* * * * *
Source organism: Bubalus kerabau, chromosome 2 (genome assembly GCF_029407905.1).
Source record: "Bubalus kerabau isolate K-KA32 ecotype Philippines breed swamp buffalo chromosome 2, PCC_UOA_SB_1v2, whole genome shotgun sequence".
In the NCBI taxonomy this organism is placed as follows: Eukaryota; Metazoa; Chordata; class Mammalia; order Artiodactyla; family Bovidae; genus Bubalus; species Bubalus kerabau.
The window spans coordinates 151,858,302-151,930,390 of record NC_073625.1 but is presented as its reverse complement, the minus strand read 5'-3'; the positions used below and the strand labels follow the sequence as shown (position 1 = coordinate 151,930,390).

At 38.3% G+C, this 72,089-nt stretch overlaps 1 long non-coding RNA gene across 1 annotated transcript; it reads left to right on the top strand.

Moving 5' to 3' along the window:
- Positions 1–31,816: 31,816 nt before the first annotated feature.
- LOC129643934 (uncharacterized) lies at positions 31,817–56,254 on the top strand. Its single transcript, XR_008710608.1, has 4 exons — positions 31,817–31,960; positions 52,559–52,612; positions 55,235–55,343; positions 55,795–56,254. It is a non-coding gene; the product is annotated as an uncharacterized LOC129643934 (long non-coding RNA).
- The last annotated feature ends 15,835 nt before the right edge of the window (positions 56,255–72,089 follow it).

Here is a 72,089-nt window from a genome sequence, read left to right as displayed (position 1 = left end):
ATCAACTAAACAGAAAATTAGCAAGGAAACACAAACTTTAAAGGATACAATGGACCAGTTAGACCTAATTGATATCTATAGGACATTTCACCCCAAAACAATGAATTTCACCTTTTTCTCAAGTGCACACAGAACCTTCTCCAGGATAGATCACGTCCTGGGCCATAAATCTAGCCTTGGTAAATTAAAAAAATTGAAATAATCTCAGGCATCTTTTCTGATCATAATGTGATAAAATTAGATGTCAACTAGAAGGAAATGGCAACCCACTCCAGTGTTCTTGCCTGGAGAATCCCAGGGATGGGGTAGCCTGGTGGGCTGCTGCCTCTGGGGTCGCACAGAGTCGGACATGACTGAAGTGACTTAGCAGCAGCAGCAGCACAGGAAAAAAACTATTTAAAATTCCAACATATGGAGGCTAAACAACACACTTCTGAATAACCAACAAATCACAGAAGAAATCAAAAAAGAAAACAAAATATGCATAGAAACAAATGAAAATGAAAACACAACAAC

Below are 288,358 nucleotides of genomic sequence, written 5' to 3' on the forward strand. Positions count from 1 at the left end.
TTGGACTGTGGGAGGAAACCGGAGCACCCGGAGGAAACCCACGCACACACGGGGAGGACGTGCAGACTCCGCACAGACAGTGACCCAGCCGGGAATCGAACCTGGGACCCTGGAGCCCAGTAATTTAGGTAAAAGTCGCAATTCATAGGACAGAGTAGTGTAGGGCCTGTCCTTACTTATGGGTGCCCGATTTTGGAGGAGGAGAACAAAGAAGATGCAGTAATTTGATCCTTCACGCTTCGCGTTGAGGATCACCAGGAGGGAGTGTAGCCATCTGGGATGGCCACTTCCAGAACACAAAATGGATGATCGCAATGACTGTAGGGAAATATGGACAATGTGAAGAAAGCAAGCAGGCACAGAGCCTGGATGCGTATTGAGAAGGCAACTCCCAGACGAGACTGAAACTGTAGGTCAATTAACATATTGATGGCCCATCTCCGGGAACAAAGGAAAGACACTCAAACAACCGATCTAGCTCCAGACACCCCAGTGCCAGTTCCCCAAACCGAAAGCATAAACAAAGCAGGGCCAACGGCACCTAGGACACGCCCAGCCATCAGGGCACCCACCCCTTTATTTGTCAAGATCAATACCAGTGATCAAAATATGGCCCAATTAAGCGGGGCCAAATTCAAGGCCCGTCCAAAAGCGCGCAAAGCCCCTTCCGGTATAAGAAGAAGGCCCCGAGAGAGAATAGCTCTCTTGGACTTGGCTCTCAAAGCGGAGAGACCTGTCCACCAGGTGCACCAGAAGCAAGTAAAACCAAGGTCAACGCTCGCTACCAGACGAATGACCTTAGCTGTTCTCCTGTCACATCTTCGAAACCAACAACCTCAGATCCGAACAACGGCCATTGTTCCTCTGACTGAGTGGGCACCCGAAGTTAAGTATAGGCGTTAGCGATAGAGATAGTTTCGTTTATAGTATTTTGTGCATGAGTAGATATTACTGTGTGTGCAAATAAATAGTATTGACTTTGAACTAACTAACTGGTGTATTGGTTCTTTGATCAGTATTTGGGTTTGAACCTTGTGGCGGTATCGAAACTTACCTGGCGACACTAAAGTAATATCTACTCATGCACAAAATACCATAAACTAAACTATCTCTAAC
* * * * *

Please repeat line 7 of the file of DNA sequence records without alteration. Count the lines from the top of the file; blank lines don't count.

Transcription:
- Positions 1–31,816: 31,816 nt before the first annotated feature.